Wednesday, February 22, 2012

Check corrupt ZIP file. Integrity, CRC, and Repair too!!

Hi,
This post deals with the corruption that may have creaped into your Zip (or other files like rar, doc, excel, file. During download, or due to some intentional malformation, your zip file may not work properly. You can use following tools to revisit your archived files in zip format.
These tools may prove very useful and handy during your testing process also, in case your tool is not acting in expected manner with some Zip file.

You can visit Recovery Tool Official Website
I have personally found these useful.

Recovery and Repair tools for Zip, RAR, Excel, Outlook, word etc

Tools in discussion are as follows:
1. Recovery Toolbox for Zip - an efficient remedy for damaged zip files
2. Recovery Toolbox for Outlook
3. Recovery Toolbox for RAR
4. Recovery Toolbox for PDF
5. etc etc

Check out more at the given site.

PS: There are several other companies offering such tools. You can judge which is better before buying. These are my choices though!!

Monday, February 20, 2012

Analysis of Valgrind “Still-reachable” memory leak

Valgrind, on Linux and FreeBSD etc, reports “Still reachable” in Memory Leaks section using the memcheck or mc tool. What is REAL Memory Leak and why some leaks are called False Positives?

Many programs use the C++ STL and string classes. Valgrind, at times (rather too often ;) ) reports “still reachable” memory leaks involving these classes at the exit of the program. Ideally, there should be no such occurrence, so what should be done.
To take this article further, one thing that has to be kept in mind that it may not be a bug. Every tool has its own False positives, and Valgrind is no exception. And in this case, this is not even a False positive. It just indicates a possible issue, which may be just intended by the programmer.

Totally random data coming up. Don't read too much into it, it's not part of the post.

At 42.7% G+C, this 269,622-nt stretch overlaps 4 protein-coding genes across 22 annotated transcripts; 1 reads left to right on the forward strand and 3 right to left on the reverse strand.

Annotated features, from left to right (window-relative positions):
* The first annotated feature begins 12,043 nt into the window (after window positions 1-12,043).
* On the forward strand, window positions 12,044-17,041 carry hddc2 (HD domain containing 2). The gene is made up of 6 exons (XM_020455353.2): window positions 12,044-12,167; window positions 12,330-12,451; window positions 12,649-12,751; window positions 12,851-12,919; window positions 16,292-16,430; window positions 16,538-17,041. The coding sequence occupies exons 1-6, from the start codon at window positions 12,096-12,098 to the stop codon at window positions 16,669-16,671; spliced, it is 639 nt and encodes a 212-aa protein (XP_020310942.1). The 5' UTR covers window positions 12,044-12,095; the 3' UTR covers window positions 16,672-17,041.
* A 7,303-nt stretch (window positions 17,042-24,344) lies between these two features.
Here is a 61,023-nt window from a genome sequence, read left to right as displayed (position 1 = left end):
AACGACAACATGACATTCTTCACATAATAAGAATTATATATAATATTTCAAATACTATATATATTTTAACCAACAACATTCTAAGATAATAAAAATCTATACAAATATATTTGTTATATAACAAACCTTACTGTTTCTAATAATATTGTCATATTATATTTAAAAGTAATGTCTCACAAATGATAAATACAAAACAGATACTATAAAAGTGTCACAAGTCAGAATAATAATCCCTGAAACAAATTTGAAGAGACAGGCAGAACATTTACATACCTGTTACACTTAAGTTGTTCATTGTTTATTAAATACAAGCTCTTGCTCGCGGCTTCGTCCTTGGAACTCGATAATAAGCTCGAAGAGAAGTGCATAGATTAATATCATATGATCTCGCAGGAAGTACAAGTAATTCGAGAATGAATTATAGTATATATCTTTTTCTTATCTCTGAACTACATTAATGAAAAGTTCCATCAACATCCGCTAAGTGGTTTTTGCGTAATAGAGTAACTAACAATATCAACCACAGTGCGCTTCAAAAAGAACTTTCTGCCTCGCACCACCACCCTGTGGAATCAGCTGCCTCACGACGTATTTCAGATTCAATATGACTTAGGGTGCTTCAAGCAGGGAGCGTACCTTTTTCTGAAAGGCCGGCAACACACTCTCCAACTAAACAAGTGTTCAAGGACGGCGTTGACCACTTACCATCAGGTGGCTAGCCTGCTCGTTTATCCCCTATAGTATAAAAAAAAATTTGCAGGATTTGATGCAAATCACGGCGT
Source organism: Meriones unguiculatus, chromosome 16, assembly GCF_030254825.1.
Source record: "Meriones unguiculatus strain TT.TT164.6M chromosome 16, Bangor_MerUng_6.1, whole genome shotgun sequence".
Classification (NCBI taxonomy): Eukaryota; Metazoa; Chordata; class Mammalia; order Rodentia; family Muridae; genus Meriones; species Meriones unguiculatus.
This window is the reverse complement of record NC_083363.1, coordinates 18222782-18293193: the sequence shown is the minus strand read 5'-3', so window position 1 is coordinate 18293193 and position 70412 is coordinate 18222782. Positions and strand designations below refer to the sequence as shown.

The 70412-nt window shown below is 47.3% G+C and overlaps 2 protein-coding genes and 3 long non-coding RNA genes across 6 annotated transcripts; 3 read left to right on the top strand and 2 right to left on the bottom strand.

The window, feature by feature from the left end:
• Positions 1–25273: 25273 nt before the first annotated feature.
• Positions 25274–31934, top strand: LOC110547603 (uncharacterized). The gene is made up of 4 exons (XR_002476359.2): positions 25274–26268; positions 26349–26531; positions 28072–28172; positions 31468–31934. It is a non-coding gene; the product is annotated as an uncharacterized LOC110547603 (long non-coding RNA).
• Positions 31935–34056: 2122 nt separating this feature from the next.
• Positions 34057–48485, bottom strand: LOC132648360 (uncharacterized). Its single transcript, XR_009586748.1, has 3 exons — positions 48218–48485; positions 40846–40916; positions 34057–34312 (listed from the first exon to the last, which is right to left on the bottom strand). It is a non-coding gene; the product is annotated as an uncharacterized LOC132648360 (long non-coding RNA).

This article can be regarded as an extension to the memory leak tutorial on Valgrind. It will make the Software Quality Assurance Engineers and developers more confident on their releases. Here I discuss the Still Reachable part of the Valgrind memcheck report


Let us assume that you started a Valgrind with its memcheck tool, and Valgrind initial logs say as following:
==12078== Memcheck, a memory error detector
==12078== Copyright (C) 2002-2010, and GNU GPL'd, by Julian Seward et al.
==12078== Using Valgrind-3.6.1 and LibVEX; rerun with -h for copyright info
==12078== Command: ./mohd-anwar-faiz-test-tool --helloWorld /targetFolder/
==12078== Parent PID: 1287
--12078-- Valgrind options:
--12078-- --tool=memcheck
--12078-- --leak-check=yes
--12078-- --show-reachable=yes
--12078-- --num-callers=20
--12078-- --track-fds=yes
--12078-- -v
--12078-- --log-file=/perforce/work/mohd-anwar-faiz-test-tool.txt
--12078-- Contents of /proc/version:
--12078-- Arch and hwcaps: AMD64, amd64-sse3-cx16

…, and the processing goes on.

So, this logs simply tells you about the options you used. And, this gives you the confidence that memory leaks will be catched.

Now, let us see what actually a memory leak is in this context. During my stint with Software Product Development companies like Adobe and Symantec, I have really discovered more than one definition to the concept of a "memory leak".

The first says that a "memory leak" happens when, " Some memory that has been allocated is not subsequently freed before the termination of the program." However, I have seen programmers arguing (And that is why probably we hear terms like False Positives. Voila!), that certain memory leaks that fall into above category do not actually pose any threat, and therefore must not be regarded as real "memory leaks". They are NOT REAL “memory leaks”.

Another definition says that a "memory leak" happens when, "Some memory was allocated but that cannot be subsequently freed. This situation may arise if the program no longer holds any pointers to the allocated memory." That is, memory cannot be freed since you no longer have any pointers to that block. Such a condition is then a REAL "memory leak".